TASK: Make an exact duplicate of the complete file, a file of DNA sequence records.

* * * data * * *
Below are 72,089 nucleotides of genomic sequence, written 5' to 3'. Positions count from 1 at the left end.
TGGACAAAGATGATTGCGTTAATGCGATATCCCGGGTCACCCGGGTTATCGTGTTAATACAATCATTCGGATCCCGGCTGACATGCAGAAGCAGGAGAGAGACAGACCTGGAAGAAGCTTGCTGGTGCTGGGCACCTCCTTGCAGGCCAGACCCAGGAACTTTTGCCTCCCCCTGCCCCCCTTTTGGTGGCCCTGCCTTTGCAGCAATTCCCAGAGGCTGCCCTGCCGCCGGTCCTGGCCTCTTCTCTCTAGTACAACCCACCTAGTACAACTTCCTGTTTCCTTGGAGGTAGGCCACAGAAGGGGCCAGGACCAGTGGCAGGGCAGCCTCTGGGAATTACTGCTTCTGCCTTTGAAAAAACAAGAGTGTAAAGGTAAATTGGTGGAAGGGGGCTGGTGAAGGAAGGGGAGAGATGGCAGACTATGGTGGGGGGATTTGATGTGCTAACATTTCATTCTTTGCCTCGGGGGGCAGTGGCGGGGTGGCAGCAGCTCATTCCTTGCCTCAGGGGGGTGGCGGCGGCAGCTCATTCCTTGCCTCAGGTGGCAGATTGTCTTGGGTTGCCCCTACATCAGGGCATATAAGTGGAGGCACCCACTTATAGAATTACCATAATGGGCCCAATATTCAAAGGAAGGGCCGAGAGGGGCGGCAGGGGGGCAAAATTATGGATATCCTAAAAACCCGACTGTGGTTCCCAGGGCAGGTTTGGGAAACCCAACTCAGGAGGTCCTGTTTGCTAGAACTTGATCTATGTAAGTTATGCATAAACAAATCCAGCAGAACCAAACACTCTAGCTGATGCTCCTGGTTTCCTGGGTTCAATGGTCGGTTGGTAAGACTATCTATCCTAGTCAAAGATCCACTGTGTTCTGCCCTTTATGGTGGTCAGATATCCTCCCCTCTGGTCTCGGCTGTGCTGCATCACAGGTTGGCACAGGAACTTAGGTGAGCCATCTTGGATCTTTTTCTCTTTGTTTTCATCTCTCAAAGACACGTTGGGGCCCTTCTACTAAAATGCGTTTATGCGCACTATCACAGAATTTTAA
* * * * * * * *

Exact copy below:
Below are 72,089 nucleotides of genomic sequence, written 5' to 3'. Positions count from 1 at the left end.
TGGACAAAGATGATTGCGTTAATGCGATATCCCGGGTCACCCGGGTTATCGTGTTAATACAATCATTCGGATCCCGGCTGACATGCAGAAGCAGGAGAGAGACAGACCTGGAAGAAGCTTGCTGGTGCTGGGCACCTCCTTGCAGGCCAGACCCAGGAACTTTTGCCTCCCCCTGCCCCCCTTTTGGTGGCCCTGCCTTTGCAGCAATTCCCAGAGGCTGCCCTGCCGCCGGTCCTGGCCTCTTCTCTCTAGTACAACCCACCTAGTACAACTTCCTGTTTCCTTGGAGGTAGGCCACAGAAGGGGCCAGGACCAGTGGCAGGGCAGCCTCTGGGAATTACTGCTTCTGCCTTTGAAAAAACAAGAGTGTAAAGGTAAATTGGTGGAAGGGGGCTGGTGAAGGAAGGGGAGAGATGGCAGACTATGGTGGGGGGATTTGATGTGCTAACATTTCATTCTTTGCCTCGGGGGGCAGTGGCGGGGTGGCAGCAGCTCATTCCTTGCCTCAGGGGGGTGGCGGCGGCAGCTCATTCCTTGCCTCAGGTGGCAGATTGTCTTGGGTTGCCCCTACATCAGGGCATATAAGTGGAGGCACCCACTTATAGAATTACCATAATGGGCCCAATATTCAAAGGAAGGGCCGAGAGGGGCGGCAGGGGGGCAAAATTATGGATATCCTAAAAACCCGACTGTGGTTCCCAGGGCAGGTTTGGGAAACCCAACTCAGGAGGTCCTGTTTGCTAGAACTTGATCTATGTAAGTTATGCATAAACAAATCCAGCAGAACCAAACACTCTAGCTGATGCTCCTGGTTTCCTGGGTTCAATGGTCGGTTGGTAAGACTATCTATCCTAGTCAAAGATCCACTGTGTTCTGCCCTTTATGGTGGTCAGATATCCTCCCCTCTGGTCTCGGCTGTGCTGCATCACAGGTTGGCACAGGAACTTAGGTGAGCCATCTTGGATCTTTTTCTCTTTGTTTTCATCTCTCAAAGACACGTTGGGGCCCTTCTACTAAAATGCGTTTATGCGCACTATCACAGAATTTTAA